Last November, President Obama issued a memorandum to the Department of State, Department of Homeland Security (DHS) and other federal agencies requesting high-level recommendations for modernizing and streamlining the immigrant and non-immigrant visa system for the 21st century. The memorandum noted the current system is “confusing to travelers and immigrants, burdensome to businesses and results in long wait times that negatively impact millions of families and workers.”
The answer, naturally, lies in improving the technology on which our immigration and passenger experiences are built. With steadily growing numbers of travelers annually, a modern, unified border management system means using the best available technology to ensure controlled and secure–yet open—borders that incorporate automation and optimization and reduce long lines, bottlenecks and bureaucratic delays.
We’ve already made certain strides in improving the security and passenger experience at border control entry points via the electronic passport (or ePassport), currently in use in State Department-issued passports and in more than 600 million passports globally.
ePassports are more secure and fraud-resistant than traditional travel documents because they contain coding—a security key—that is unique to the passport and cannot be fraudulently generated; as well an embedded microchip that cannot be read without this security key. When a traveler re-enters the US from traveling abroad (or enters at international borders that have implemented ePassport technology), immigration officers scan the passport to “read” this embedded electronic information to ensure photos and other identifying features have not been altered.
With the ePassport system already in place, the federal government should now work to implement additional technology that is currently available but not being used in the United States: electronic visa (eVisas), which would achieve many of the goals outlined in the president’s memorandum and make our border control and visa issuance processes more integrated and intelligent.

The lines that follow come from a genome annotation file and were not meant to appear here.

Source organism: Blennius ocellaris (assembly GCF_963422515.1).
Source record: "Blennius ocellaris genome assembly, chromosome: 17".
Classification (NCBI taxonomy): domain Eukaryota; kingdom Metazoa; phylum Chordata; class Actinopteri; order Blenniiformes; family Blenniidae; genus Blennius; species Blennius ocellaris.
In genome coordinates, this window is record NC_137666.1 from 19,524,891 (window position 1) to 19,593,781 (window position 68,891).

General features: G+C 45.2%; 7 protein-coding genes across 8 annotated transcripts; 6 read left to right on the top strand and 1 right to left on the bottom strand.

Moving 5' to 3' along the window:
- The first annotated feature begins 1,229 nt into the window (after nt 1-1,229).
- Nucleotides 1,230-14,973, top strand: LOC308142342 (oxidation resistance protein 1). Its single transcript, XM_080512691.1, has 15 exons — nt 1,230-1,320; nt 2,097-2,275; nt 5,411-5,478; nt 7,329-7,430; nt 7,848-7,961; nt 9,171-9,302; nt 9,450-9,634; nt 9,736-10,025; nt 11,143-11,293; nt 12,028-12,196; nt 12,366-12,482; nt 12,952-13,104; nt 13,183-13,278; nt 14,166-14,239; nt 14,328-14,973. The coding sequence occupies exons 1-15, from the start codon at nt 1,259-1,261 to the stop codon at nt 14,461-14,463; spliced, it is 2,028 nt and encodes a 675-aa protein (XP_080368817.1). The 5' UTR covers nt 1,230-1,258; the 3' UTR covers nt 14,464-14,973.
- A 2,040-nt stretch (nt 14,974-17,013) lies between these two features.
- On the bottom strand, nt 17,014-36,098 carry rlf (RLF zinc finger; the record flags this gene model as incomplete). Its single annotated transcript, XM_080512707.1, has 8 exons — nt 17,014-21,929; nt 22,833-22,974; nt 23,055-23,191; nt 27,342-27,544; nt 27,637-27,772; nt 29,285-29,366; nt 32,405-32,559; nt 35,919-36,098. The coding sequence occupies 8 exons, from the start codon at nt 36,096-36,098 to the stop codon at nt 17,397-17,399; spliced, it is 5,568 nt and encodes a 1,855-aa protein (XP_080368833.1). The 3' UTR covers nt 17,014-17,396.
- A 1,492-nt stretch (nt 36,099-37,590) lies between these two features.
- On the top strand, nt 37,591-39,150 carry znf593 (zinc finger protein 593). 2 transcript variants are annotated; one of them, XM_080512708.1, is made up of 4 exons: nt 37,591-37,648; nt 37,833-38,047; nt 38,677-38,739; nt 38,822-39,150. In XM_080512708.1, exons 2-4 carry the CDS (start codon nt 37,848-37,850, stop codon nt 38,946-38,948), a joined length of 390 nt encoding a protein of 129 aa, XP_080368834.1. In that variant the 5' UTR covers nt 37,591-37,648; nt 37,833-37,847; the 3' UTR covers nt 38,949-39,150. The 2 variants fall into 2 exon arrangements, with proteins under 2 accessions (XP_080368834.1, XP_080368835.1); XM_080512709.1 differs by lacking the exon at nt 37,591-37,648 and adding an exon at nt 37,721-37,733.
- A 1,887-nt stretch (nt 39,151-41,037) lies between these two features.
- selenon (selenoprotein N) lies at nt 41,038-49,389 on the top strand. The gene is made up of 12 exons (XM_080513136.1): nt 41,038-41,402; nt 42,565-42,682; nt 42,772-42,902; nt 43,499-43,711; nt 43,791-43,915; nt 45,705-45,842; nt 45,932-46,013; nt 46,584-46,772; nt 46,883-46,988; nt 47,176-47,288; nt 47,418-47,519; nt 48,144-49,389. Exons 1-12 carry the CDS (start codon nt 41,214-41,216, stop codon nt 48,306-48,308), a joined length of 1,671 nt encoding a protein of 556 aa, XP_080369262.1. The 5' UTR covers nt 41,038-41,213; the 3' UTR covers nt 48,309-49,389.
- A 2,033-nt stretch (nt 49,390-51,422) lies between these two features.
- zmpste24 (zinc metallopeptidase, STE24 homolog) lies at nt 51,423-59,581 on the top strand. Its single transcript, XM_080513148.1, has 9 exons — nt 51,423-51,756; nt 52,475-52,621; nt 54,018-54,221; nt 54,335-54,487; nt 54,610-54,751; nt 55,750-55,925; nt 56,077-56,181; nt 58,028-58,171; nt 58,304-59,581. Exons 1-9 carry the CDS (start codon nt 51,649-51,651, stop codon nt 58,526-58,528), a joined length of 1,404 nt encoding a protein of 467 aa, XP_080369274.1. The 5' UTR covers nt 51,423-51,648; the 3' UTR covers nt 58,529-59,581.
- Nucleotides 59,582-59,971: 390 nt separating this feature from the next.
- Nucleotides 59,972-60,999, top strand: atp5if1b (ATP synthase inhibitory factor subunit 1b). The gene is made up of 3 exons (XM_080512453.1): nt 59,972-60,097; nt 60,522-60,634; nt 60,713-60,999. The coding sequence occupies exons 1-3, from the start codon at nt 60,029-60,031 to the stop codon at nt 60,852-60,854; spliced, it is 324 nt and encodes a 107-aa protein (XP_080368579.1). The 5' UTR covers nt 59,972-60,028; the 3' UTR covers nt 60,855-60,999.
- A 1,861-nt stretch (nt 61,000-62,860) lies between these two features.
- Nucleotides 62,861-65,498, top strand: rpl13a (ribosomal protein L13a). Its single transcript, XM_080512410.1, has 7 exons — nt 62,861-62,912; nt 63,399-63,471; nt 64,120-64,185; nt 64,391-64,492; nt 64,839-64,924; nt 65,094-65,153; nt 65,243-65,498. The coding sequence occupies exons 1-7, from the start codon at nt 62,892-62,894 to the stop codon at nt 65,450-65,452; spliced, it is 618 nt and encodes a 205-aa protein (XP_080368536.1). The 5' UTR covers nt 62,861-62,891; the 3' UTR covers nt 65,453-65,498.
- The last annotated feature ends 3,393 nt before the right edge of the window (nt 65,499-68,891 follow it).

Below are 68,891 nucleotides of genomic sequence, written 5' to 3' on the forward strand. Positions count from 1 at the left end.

eVisa systemsare designed for use at visa application centers, embassies, consulates and other visa-issuing locations. The technology-driven backend simplifies cumbersome administrative procedures and bureaucratic delays for both the visa applicant and the issuing authority.
With eVisas, an individual submits their documentation via the mail or at the embassy for approval by the issuing authority. The applications are then verified via multiple factors that include not only document authentication but biometric controls, as well as automatic cross-checks with national and international databases such as INTERPOL and Advanced Passenger Information System (APIS) to flag problems.
Once all documentation and other authentications are verified, the visa is issued and logged into a powerful national Visa Information System (nVIS), a comprehensive database that anticipates all movement of foreign nationals into and out of the country. At the entry point, the eVisa “stamp,” incorporated into the ePassport, is again validated via the nVIS.
The result of this secure, automated system is not only shorter wait times for visas to be issued and faster-moving lines at entry points, but the tackling of a major ongoing security risk (and expensive headache) for DHS – visa overstays.
While our border entry controls for foreign nationals are currently robust, our lack of exit controls is a serious hole. Calls for an entry-exit system are hardly new. Congress has passed legislation mandating deployment of an exit-tracking system eight separate times, beginning in 1996, and including three recently passed laws requiring a biometric control at the point of exit.
In 2011, the 9/11 Commission called for DHS, working with Congress, to “complete, as quickly as possible, a biometric entry-exit screening system,” further stating that “as important as it is to know when foreign nationals arrive, it is also important to know when they leave.”
Linking entry and exit through an eVisa system that aligns with a powerful database accessible by DHS officials and law enforcement would be a major step forward in not only streamlining the visa application process, but introducing strong underlying security controls. The technology is available, and we should be employing it.
Neville Pattinson is senior vice president of government programs for Gemalto North America. He is a leading expert and thought leader on digital security identity solutions including smart cards, electronic passports, mobile devices and hardware tokens that use secure microprocessor chips to keep identity credential data and biometrics secure and private. He was the first to recognize serious privacy issues relating to the lack of adequate security in proposed ePassport applications and led a global education initiative which resulted in all ePassports implementing appropriate security to protect the privacy of citizens. He’s is a founding board member of the Secure ID Coalition, and previously served as chairman of the Smart Card Alliance and is presently the Alliance’s Technical chairman and vice chairman of the Identity Council.